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Integrated Deterrence at Center of Upcoming National Defense Strategy

By C. Todd Lopez

WASHINGTON (March 04, 2022) -- With China, Russia, Iran and North Korea all pursuing advancements in their own nuclear capabilities, and both China and Russia developing advanced hypersonic weaponry and space capabilities, the United States will continue to rely on nuclear weapons as a central part of its own strategic deterrence. But there will need to be more than just nuclear weapons if the U.S. is to maintain its own security, said Sasha Baker, the deputy under secretary of defense for policy.

Right now, a new National Defense Strategy is in the works, and Baker said the new NDS, when released, will include the Missile Defense Review and the 2022 Nuclear Posture Review nested within it.

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"As directed by the president, the NPR has examined opportunities to reduce the role of nuclear weapons while maintaining a safe, secure and effective nuclear deterrent and a credible extended deterrence," Baker said. "In order to do so we will continue to sustain and modernize U.S. nuclear capabilities. And as we develop and implement integrated deterrence, nuclear weapons will continue to serve a unique role in our defense strategy."

At the core of the National Defense Strategy will be "integrated deterrence," which Baker said is a framework for working across warfighting domains, theaters and the spectrum of conflict, in collaboration with all instruments of national power, as well as with U.S. allies and our partners.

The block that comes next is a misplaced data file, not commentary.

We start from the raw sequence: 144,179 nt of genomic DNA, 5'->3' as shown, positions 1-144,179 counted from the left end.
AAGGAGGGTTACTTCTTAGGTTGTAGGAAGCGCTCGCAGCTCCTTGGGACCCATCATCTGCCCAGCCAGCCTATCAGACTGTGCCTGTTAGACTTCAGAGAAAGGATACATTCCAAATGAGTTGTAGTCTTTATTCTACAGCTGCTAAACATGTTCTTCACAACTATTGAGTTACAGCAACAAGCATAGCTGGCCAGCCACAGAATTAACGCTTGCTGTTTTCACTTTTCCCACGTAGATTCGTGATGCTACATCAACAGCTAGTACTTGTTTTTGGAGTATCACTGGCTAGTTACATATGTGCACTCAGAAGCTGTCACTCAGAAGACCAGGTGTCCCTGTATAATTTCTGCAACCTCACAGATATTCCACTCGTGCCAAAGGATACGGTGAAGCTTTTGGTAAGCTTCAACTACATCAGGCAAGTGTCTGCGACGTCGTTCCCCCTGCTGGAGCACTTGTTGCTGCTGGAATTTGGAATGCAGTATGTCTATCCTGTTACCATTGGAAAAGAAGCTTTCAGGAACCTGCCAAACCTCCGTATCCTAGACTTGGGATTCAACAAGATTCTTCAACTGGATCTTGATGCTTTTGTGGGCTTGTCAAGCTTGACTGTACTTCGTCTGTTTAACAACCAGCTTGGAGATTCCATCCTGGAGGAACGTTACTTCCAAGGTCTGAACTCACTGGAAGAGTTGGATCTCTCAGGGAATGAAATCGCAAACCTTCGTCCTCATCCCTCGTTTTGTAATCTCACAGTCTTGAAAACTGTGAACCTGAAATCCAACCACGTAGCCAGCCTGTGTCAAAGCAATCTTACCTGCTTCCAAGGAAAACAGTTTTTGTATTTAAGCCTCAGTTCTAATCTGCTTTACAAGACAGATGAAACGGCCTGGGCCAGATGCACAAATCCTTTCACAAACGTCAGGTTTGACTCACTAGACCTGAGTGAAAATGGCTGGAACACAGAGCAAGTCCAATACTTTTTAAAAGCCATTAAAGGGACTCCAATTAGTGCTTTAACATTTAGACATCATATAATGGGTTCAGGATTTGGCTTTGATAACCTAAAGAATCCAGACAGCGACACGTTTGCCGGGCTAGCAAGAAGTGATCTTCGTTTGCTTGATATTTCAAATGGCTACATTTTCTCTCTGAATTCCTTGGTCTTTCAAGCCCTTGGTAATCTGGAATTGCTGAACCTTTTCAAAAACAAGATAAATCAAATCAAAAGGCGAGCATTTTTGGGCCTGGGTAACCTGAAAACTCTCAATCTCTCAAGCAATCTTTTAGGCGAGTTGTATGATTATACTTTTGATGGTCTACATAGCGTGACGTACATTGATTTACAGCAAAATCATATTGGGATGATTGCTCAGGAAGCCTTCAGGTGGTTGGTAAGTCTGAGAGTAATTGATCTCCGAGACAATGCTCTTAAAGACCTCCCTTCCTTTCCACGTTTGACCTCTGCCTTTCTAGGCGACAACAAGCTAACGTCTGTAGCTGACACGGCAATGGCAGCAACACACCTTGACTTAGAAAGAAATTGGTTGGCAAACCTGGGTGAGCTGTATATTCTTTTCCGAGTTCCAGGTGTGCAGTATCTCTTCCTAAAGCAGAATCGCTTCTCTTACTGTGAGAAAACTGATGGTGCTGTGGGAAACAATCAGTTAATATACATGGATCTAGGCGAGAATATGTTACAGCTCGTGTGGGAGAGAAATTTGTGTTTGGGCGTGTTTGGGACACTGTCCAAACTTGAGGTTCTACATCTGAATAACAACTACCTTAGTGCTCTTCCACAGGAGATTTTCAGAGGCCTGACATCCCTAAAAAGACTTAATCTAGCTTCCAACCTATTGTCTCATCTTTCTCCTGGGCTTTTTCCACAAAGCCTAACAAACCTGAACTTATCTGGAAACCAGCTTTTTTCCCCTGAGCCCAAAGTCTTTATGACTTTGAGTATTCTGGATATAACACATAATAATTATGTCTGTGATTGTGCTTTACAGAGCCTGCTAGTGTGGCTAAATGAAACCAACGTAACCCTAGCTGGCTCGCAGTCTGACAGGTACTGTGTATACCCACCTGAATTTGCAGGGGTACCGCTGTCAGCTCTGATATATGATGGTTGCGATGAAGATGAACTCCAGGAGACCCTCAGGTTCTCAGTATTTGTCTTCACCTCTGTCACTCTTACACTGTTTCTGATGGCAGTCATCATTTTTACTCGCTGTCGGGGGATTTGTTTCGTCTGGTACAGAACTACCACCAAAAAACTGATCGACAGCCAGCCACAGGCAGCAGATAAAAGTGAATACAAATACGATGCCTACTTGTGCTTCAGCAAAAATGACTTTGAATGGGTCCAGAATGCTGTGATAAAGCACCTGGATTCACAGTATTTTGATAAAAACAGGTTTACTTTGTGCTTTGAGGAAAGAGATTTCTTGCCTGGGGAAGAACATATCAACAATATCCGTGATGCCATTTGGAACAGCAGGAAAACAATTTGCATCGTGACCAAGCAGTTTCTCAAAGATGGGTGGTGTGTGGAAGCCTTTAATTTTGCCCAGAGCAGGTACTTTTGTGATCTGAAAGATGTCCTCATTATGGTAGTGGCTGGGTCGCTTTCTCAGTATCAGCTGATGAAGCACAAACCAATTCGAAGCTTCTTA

Right now, Baker told lawmakers, potential U.S. adversaries are modernizing and expanding their own strategic capabilities

China, she said, is expanding its own nuclear forces and is investing in a nuclear triad like that of the United States -- which includes land, sea and air-based delivery of nuclear weapons.

"The PRC is investing in a triad, implementing a launch-on-warning posture with advanced command and control architecture and increasing its stockpile," she said.

In space, China remains the primary, long-term competitor for the United States and seeks to exploit U.S. reliance on space and space systems.

Army Gen. James H. Dickinson, commander of U.S. Space Command, told lawmakers that in January, China demonstrated the capabilities of its SJ-21 satellite, for instance.

"The recently launched SJ21 'Space Debris Mitigation' satellite docked with a defunct PRC satellite and moved it to an entirely different orbit," he said. "This activity demonstrated potential dual-use capability in SJ-21 interaction with other satellites. U.S. Space Command is committed to deterring the use of these types of capabilities for nefarious purposes within the framework of the Department of Defense's integrated deterrence initiative."

Russia also continues to modernize its nuclear, space and hypersonic capabilities, Baker said, while North Korea demonstrates advancements in both nuclear capabilities and delivery systems pose in both Asia and the U.S. homeland.

Navy Adm. Charles A. Richard, commander of U.S. Strategic Command said he previously said that the U.S. must be able to deter two adversaries at the same time, but now that need is "an imperative."

"I've said this before and I think it's worth repeating: every operational plan in the Department of Defense and every other capability we have, rests on an assumption that strategic deterrence and in particular nuclear deterrence is holding. And if strategic or nuclear deterrence fails, no other plan and no other capability in the Department of Defense will work as designed," he said.

Richard said the strategic security environment is now a three-party reality. "Our existing nuclear forces are the minimum required to achieve our national strategy," he said. "We must modernize and recapitalize the nation's nuclear triad, nuclear command and control, nuclear complex and supporting infrastructure to meet presidential objectives."

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